Our time in America is coming to an end. We will be leaving Friday morning and heading back to Cambodia for another two years. For the past seven weeks we have done so much. We acted like tourists and visited all the theme parks, museums and zoos in the surrounding area. We ate amazing food and way too much of it. We also got to meet with family and friends.
As I reflect on our time here, I realize the number of things I am so grateful for here in Texas, but also grateful for the things we have in Cambodia.
Food – I love having dozens of selections of all my favorite foods including BBQ, burgers and Mexican food. But the price shock was considerable just in the past two years since we have been here. On the other hand, we have learned to love the food in Cambodia, and my lunch costs $1.50 per day. Try to find a full meal including drink in Texas for the same.
Air Conditioning – It’s everywhere; in all the rooms of your house, in your car while you drive and in every building you enter. But on the other hand, I have somewhat gotten used to being in the heat. I was able to go golfing with three guys a few weeks ago at about 2:30pm in the afternoon. The temperature was about 95 with a heat index of 101. This is a typical temperature for Cambodia and while it was hot, I did not have the same level of heat exhaustion typically associated with spending 4 hours outside. My normal “9-5” is outside without air conditioning, so I am “maybe” getting acclimated to the heat. Who knows…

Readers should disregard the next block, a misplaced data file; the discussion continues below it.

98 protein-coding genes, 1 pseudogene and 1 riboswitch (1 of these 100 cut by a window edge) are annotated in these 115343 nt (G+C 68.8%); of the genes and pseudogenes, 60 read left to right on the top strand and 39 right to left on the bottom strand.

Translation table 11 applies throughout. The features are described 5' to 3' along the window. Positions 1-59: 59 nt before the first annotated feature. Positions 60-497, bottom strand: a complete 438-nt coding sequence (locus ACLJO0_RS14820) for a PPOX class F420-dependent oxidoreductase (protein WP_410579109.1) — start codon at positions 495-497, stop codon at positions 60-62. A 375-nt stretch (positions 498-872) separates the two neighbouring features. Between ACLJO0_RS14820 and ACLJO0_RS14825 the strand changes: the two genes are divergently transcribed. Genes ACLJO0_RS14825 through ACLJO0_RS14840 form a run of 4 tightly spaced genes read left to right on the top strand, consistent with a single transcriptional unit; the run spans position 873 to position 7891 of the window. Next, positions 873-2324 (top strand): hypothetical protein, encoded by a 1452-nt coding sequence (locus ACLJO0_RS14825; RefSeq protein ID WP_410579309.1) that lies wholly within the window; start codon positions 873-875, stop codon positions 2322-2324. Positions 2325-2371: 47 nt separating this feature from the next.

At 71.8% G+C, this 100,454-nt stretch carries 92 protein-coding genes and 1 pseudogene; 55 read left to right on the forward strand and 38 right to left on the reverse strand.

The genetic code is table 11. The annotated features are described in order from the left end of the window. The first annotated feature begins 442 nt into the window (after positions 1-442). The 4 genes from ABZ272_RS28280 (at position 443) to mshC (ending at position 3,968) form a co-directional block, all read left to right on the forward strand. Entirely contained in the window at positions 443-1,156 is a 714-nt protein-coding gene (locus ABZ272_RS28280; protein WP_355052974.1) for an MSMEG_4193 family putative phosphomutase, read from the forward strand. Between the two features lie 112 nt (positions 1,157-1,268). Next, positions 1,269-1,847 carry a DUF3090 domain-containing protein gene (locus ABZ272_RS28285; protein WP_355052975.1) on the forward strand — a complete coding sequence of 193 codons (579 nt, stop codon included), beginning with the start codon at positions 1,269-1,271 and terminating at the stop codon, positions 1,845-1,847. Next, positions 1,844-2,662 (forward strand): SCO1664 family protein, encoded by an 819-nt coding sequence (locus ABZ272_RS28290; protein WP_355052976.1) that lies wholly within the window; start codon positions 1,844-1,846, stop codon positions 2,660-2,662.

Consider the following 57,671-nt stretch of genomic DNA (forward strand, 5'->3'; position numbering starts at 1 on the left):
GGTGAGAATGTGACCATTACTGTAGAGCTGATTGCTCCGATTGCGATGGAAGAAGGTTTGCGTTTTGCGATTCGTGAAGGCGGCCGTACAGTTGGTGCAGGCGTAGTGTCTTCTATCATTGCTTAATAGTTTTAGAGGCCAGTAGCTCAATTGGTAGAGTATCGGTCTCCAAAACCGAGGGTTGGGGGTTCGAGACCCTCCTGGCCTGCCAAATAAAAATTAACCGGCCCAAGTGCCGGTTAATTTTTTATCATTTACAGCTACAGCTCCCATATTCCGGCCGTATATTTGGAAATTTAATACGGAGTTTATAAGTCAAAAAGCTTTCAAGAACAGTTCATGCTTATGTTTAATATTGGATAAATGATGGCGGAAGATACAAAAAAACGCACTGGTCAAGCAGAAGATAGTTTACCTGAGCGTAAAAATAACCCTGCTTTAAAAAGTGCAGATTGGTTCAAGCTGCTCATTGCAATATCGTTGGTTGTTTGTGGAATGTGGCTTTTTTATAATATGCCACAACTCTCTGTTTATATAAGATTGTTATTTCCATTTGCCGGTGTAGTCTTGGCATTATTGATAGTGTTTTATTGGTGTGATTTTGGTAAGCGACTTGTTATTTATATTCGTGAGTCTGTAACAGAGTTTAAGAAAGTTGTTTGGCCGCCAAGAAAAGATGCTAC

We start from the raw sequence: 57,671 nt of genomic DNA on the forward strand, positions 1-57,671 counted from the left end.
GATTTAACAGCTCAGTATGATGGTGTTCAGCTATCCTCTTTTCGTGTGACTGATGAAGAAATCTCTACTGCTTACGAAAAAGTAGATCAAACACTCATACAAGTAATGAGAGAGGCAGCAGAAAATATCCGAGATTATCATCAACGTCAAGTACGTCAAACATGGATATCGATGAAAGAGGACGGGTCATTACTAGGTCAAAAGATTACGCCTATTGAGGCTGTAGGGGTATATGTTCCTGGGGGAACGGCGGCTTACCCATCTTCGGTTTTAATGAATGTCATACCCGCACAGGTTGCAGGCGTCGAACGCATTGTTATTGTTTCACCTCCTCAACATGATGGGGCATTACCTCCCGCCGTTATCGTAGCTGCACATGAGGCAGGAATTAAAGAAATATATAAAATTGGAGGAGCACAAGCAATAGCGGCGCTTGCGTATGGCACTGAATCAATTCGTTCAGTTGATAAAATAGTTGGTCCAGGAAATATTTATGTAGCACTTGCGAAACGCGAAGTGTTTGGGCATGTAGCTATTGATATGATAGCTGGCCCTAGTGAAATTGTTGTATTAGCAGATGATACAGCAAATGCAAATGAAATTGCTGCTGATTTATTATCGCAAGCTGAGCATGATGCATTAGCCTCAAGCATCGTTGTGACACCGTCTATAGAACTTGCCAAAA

Driving – New completed toll roads, entrances and exits and all different forms of construction. People stay in their own lanes and drive at a considerable rate of speed. For the first few days driving 70mph down the highway felt like flying. A typical highway drive in Cambodia is about 45mph for short intervals until you hit the next town or run up behind a slow moving truck or moto. But driving here was orderly. Although it was orderly, we actually had to stop at red lights even though no one was coming. We also had to watch for pedestrians and faster moving vehicles.
Shopping – Walking down the chip or cereal aisle in Wal-Mart is an amazing thing. I can choose from 200 different types of chips or cereal. Back in Cambodia, my selection of “western” chips or cereal is limited to six flavors, maybe ten of Pringles. But we have learned to adapt and find all the things we need. Buc-ee’s! Wow, that place is cool.
All Forms of Generosity – the use of vehicles, staying in parent’s houses, donated wakeboard gear, visiting/hanging out at ShredTown, lunches and dinners with friends and family, an AMAZING garage sale, time volunteered, monetary donations, prayer
All in all, it was a wonderful summer. Thankful for our time here in America but am looking forward to the next two years in Cambodia. Thank you guys!